It's Valentines Day again, and love is in the air. But it's not in the flowers and chocolate that you'll give to, or get from, your sweetie. Not unless it's Fair Trade.
Allow us to explain:
Say your honey's got a sweet tooth. Then chocolate is the old stand-by. But be careful which brands you choose, because there's no bigger turn-off than demonstrating your support for child slavery. The sad truth is that's exactly from where some of today's leading producers get their chocolate.
The entire international community and even the major chocolatiers accept that forced child labor is common in West African cocoa cultivation (from which comes a vast majority of the global supply). Despite pledges to purge their supply chain of this abominable practice, the chocolate makers have failed to take any decisive action. If you support this cruelty, your honey's sweet tooth might turn sour.
So you might think flowers instead. But imagine you're a flower worker in Columbia or Ecuador. Life on the other side of Feb. 14 is no fragrant bouquet. But it does stink. Having been subjected to DDT and other banned chemicals, their gift is respiratory or skin disease, blurred vision or even miscarriage and birth defects.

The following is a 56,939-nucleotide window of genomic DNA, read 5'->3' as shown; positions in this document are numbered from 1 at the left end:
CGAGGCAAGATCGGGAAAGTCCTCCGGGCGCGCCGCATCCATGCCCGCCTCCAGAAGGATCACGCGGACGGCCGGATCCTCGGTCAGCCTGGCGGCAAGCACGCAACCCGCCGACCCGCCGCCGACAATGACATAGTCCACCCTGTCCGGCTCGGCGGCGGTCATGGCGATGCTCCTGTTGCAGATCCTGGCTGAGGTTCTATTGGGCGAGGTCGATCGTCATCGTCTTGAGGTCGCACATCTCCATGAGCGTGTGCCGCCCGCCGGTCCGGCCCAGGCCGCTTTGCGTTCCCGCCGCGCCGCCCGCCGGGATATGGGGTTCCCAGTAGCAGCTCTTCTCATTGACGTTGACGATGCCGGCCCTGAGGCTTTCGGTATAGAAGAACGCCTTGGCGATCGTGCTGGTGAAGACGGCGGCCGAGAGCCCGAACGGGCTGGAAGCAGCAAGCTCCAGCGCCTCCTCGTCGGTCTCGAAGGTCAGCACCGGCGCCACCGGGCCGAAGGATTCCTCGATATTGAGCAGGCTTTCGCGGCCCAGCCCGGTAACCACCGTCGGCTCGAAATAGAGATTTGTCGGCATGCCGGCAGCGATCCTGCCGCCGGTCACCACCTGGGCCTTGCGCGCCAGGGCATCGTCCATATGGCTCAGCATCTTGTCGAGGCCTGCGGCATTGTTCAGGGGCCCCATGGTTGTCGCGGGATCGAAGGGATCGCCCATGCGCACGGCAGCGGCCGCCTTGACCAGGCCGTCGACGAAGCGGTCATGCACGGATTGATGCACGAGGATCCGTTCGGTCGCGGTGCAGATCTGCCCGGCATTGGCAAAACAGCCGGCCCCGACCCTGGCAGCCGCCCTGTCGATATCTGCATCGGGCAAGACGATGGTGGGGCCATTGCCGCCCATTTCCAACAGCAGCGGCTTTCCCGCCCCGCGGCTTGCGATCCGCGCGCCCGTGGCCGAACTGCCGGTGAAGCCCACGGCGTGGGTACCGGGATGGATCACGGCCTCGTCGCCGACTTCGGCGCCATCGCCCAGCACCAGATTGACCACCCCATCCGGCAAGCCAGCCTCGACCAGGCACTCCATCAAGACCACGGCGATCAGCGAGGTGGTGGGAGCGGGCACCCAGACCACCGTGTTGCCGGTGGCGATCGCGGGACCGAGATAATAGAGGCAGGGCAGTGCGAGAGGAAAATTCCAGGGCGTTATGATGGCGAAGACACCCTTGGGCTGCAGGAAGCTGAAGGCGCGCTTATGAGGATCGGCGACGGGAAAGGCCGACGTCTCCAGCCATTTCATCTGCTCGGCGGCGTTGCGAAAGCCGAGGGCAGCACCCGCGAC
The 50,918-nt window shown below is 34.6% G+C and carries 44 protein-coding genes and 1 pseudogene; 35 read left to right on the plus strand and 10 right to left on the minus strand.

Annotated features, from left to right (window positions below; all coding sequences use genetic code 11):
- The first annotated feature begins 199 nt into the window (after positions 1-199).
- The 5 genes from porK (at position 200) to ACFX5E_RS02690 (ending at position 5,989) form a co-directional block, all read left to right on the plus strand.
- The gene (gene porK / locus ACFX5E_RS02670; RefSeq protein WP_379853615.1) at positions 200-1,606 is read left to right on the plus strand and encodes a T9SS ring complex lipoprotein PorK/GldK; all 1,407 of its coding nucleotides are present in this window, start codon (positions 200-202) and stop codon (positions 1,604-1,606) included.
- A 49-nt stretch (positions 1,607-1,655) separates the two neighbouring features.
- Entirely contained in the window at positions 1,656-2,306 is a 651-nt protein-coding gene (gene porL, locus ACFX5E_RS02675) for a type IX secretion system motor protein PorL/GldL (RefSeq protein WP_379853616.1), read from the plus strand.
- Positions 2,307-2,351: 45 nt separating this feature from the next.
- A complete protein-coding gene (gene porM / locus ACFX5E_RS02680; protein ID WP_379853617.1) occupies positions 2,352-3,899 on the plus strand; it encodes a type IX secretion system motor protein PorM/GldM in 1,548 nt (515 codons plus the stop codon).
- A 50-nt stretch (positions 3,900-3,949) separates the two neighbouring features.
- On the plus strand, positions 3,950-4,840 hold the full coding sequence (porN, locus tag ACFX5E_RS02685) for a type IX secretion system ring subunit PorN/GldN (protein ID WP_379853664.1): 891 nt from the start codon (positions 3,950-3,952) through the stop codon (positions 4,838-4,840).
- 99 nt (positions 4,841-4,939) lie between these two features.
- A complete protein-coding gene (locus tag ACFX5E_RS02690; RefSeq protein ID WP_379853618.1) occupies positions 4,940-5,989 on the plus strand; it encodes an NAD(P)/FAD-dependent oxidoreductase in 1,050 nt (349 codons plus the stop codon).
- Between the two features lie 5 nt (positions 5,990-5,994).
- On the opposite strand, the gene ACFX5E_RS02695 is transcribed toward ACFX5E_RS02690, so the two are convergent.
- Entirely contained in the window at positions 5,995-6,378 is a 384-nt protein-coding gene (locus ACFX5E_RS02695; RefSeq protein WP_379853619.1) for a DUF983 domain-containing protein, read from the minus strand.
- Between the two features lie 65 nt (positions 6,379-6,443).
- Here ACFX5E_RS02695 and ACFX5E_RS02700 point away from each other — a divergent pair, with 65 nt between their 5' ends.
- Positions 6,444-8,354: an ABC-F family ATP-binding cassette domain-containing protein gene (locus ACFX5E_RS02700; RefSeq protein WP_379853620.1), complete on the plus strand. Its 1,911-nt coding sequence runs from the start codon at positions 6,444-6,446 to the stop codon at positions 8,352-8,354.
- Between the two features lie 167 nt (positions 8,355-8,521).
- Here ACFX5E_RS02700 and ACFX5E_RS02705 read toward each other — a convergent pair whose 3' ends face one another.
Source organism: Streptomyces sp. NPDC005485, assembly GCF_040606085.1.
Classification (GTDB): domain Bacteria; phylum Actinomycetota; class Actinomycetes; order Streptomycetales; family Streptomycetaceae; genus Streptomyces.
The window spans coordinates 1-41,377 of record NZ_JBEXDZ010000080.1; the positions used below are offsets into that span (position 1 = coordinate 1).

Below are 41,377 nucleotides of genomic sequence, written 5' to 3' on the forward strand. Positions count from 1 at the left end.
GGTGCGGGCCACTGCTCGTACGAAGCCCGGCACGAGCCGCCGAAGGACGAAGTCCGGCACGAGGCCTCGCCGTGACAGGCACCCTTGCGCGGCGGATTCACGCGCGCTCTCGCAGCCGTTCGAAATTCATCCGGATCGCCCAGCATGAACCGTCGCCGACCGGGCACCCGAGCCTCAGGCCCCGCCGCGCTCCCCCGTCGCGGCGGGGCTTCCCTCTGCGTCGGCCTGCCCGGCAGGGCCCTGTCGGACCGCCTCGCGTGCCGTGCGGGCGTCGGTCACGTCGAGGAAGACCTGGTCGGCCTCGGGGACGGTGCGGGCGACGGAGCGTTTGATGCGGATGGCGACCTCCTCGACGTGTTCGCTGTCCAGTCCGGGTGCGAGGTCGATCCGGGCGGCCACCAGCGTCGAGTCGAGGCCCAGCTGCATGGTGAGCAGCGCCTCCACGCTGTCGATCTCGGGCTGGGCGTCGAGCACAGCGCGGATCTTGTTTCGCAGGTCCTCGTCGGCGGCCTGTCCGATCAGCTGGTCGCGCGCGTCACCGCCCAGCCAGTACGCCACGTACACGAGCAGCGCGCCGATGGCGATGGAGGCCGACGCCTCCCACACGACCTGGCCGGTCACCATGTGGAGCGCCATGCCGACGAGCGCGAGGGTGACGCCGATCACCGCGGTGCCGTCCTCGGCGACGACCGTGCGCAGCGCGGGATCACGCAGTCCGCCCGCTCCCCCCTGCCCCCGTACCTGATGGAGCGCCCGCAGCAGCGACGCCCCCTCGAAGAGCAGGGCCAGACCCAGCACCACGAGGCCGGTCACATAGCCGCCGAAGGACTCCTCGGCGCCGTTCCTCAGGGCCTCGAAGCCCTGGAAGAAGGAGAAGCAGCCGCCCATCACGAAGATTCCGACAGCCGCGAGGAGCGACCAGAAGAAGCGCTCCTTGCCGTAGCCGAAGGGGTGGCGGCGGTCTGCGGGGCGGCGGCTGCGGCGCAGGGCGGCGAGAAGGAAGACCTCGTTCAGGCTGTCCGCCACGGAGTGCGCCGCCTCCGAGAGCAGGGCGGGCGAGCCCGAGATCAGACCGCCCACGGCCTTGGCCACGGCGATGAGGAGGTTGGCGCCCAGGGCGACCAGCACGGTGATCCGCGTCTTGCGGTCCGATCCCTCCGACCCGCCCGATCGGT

It's a heartbreaking situation. Buying flowers as a token of affection might rob a worker of their dream of a healthy child, what we might for ourselves (someday!) see as the ultimate manifestation of a healthy relationship.
The sad truth is that by celebrating healthy romantic relationships, we often inadvertently reinforce abusive commercial relationships.
But before you cancel your dinner plans, you should know there's a better way: Fair Trade, that comes from ethical production settings. What could be more loving than that?
Not convinced? The Madison Fair Trade Action Alliance (MadFTAA) will be on Library Mall with Free Samples of Fair Trade chocolate, talking Fair Trade coffee and chocolate. And, we can show you where to find the good stuff. After all, pesticides and slavery are the last thing you want on your date's your mind when you go to make your move at the end of the night.
Andy Krieger and James Ploeser
Madison Fair Trade Action Alliance